On the other side of the path was another grave. This one was freshly dug and had yet to have been dignified with a headstone. Scrooge though didn’t need informing just who it was that lay beneath the still raised turf. Mark Ashley had died just three weeks previously, having presented to Scrooge only a month earlier already in the advanced stages of a malignant disease. He’d delayed attending because of concerns about catching Covid and now left behind him a grieving wife and two teenage children. Like Mrs Gray, he had been overcome by a disease that had been far more effective than Covid 19 in removing individuals from Scrooge’s patient list.

Scrooge continued along the cobbled path that ran straight across the centre of the cemetery. The night closed in on him as he ventured ever further from the streetlights that lined the road he had now left behind. About a hundred yards ahead a solitary lamp was shining brightly, driving back the darkness that surrounded it. Beneath was a bench upon which sat a portly gentleman who appeared to be wearing a red suit and whose face, itself somewhat rosy, was endowed with a long white beard. As Scrooge approached him, the figure stood up and greeted Scrooge with a broad smile and a cheery wave.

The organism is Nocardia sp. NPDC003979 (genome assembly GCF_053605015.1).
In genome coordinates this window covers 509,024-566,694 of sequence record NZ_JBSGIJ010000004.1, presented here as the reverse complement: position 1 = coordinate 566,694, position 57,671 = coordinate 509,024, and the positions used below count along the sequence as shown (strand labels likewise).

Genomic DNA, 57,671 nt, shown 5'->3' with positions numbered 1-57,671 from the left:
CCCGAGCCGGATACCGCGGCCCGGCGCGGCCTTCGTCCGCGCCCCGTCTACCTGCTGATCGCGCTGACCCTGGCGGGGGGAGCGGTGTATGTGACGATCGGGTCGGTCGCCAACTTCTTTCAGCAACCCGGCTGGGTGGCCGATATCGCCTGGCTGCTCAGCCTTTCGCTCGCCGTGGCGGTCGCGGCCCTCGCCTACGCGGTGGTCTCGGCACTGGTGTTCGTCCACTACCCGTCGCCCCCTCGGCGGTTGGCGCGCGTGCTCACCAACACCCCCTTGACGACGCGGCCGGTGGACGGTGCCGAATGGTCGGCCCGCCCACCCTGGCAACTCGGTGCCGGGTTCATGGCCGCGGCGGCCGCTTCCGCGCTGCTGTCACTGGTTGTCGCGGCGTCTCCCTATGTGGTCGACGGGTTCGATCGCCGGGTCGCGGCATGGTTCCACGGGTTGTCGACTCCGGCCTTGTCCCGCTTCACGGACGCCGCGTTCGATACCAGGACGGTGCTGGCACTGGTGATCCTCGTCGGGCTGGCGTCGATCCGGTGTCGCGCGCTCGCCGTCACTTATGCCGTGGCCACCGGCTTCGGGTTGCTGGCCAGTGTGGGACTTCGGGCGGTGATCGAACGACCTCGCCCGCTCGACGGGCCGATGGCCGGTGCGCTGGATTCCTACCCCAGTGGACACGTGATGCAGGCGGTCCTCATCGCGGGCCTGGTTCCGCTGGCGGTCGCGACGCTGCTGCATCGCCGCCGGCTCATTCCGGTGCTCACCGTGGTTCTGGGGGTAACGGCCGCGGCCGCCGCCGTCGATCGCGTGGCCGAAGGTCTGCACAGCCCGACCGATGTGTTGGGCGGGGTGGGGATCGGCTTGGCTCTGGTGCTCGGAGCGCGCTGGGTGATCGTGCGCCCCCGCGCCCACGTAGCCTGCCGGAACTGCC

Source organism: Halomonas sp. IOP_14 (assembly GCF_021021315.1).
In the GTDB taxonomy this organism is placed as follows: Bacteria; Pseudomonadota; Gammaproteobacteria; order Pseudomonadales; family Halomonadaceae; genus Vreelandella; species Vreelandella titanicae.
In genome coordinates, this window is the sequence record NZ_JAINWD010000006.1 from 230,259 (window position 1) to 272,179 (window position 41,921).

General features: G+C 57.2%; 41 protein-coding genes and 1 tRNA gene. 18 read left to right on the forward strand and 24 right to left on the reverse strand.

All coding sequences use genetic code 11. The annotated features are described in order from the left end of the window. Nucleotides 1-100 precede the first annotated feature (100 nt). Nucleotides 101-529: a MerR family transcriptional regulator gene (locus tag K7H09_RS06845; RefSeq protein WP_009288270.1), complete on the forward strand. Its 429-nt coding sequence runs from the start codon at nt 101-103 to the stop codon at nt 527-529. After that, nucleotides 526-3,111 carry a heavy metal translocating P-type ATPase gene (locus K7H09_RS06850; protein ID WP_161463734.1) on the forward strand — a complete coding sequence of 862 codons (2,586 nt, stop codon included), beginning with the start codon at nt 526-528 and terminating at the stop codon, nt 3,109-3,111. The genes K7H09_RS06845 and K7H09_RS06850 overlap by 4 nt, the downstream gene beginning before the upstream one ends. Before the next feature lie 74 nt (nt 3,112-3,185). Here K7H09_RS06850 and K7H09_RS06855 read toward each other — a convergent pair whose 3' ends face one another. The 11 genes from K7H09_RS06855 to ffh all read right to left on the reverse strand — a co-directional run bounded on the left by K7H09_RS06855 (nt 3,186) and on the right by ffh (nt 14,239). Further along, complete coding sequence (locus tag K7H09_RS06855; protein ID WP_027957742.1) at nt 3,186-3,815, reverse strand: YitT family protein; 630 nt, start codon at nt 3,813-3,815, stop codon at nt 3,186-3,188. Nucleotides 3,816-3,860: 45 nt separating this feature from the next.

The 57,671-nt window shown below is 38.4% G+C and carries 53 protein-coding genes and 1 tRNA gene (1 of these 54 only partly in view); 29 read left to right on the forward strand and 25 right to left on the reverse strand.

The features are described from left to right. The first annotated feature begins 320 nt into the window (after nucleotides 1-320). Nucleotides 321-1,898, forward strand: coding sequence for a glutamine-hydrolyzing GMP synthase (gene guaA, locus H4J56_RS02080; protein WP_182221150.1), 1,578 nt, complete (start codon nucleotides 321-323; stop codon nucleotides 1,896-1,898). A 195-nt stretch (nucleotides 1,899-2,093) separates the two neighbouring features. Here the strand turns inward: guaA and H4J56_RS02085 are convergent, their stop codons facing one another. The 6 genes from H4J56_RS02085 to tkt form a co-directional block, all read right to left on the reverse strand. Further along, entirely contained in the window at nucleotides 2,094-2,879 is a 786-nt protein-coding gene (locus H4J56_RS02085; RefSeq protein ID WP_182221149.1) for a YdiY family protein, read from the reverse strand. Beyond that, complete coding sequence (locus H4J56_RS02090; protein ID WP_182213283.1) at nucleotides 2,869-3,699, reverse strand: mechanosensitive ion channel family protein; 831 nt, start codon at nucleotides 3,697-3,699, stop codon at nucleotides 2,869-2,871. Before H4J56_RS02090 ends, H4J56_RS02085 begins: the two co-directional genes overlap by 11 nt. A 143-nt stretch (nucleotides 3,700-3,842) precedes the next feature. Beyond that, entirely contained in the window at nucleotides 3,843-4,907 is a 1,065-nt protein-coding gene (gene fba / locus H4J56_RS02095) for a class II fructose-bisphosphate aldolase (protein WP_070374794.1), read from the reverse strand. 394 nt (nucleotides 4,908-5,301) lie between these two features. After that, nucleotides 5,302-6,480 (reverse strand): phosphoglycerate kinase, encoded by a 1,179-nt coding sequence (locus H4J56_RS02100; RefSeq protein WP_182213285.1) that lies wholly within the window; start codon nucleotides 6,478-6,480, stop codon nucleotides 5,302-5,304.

‘Good evening Dr Scrooge.’ said the man who clearly knew who Scrooge was.

‘Good evening’, replied Scrooge. ‘But I’m afraid you have me at a disadvantage. I don’t recognise you in your costume’.

‘You don’t recognise me?’ questioned the man, clearly amused by Scrooge’s failure to know who it was that had addressed him. ‘That’s most unusual. I tend to get recognised by most people. So much so that’s it difficult sometimes to have a few quiet minutes to myself!’

‘I know the feeling’, interrupted Scrooge before allowing the man to explain that he had a number of names but that he was most commonly referred to as either Father Christmas or Santa Claus.

‘Very amusing I’m sure’, said Scrooge, but who are you really. ‘Are you one of my patients perhaps?’